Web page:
By Molly Ambler
In yet another political earthquake, the UKIP MEP Steven Woolfe has quit the party following a very public fight with UKIP MEP Mike Hookam.
Steven Woolfe, in an interview with the BBC, has stated that UKIP is “in its death spiral”, with “something rotten” in the party.
Mr Woolfe had previously been seen to be a frontrunner in the leadership campaign after the resignation of Diane James.
Mr Woolfe has stated that he leaves the party with “a huge amount of sadness”.
The reasons for his departure have been cited as irreconcilable divisions within UKIP, with the divisions creating “huge negative camps”, with a “spiral that is going on that’s bringing it down”.
He also cited that only a “small handful” of UKIP politicians and officials contacted him after the incident with Mr Hookam to ask about his wellbeing.
Further to this apparent discord Mr Woolfe has also cited UKIP as being “ungovernable”, however Mr Woolfe is still serving as an independent MEP until the UK has finalised its divorce from the EU in 2019.
Mr Woolfe furthers this claim remarking he “believes that a strong UKIP would hold this government’s feet to the fire and make sure it delivers a clean Brexit. However, I have come to the conclusion that UKIP is ungovernable without Nigel Farage leading it and the referendum cause to unite it.”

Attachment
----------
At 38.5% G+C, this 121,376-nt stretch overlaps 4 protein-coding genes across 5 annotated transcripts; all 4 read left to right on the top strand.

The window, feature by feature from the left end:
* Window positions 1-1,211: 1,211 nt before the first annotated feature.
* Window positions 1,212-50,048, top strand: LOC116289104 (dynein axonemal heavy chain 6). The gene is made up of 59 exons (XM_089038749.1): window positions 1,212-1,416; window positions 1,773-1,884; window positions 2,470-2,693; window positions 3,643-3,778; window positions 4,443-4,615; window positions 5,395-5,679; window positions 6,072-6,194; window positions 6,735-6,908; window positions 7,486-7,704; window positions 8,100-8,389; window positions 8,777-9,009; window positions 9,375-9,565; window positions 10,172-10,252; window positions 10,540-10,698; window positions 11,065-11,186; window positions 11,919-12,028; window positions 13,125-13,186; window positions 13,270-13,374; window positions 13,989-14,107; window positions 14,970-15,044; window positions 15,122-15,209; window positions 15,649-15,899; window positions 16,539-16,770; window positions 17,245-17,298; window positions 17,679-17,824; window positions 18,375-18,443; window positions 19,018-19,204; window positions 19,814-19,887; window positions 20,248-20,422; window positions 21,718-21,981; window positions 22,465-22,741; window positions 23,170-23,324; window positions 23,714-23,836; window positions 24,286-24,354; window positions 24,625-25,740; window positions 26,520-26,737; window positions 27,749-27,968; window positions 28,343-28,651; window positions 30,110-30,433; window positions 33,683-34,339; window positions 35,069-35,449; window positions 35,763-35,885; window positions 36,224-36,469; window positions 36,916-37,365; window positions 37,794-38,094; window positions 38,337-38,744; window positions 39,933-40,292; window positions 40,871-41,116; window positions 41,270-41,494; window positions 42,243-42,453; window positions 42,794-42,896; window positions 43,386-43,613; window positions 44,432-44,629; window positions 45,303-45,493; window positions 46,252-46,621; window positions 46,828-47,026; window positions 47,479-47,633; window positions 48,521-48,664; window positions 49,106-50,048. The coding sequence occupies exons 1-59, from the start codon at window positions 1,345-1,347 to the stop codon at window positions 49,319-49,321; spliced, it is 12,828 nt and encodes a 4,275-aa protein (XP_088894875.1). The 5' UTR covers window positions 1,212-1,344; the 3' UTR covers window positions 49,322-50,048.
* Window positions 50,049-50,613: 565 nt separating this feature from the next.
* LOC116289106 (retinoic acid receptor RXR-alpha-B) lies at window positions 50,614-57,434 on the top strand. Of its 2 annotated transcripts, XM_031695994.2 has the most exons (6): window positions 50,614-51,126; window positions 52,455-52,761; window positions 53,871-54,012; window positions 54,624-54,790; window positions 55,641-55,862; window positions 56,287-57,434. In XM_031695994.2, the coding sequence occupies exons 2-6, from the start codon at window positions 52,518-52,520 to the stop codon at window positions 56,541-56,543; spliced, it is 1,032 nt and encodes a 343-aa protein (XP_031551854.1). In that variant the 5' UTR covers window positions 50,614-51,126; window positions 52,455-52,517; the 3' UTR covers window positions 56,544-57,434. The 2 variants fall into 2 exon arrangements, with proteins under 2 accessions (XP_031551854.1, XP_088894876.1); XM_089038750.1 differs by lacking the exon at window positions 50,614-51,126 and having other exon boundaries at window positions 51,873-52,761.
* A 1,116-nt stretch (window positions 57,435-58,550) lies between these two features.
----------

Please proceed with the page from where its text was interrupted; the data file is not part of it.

Farage is currently acting as UKIP’s interim leader until they elect a new permanent leader. It is believed that he will not be standing in the leadership election.
In reaction to Mr Woolfe’s departure Mr Hookam has stated “Steven Woolfe’s political career was over once he showed disloyalty to the UKIP party and membership when he held talks to join the Tories.
Steven has been warned about inappropriate behavior by senior UKIP personnel for a year now. We wish him well and hope he can get his life sorted out.”
While the incident between Mr Woolfe and Mr Hookam has been a focal point of Mr Woolfe’s resignation, with many believing that this has been the root cause of his departure he has remarked he is “seeking legal advice in respect of the investigations and will not be commenting further on the matter until the completion of those investigations.”
Mr Woolfe’s resignation coincided with the party announcing there will be a new leader in place by the 28th November.
Nominations for the leadership will open on Monday and will close in two week’s time. There will then be a series of hustings in the first two weeks of November.
The current front-runners are Suzanne Evans, Paul Nuttall and David Coburn. The new leader will certainly facing a difficult challenge in uniting and increasingly divided party.
While UKIP appear to be putting on a brave face in the wake of this resignation, yet there seems to be catastrophic bleeding from the party that no one appears to be able to stem. UKIP may be, for the time being, placing a plaster over their glaring wounds but it is unclear whether this will last.
It is believed that Woolfe has held talks with Brexit Secretary David Davis about a possible defection to the Tory party. Mr Woolfe has previously admitted that he had been “enthused” by Mrs May’s start to her spell in 10 Downing Street.
It appears that UKIP is facing an extremely turbulent future full of infighting and provocative challenges. To the electorate this provokes the question, is this the end of UKIP? It appears that Mr Woolfe believes it is.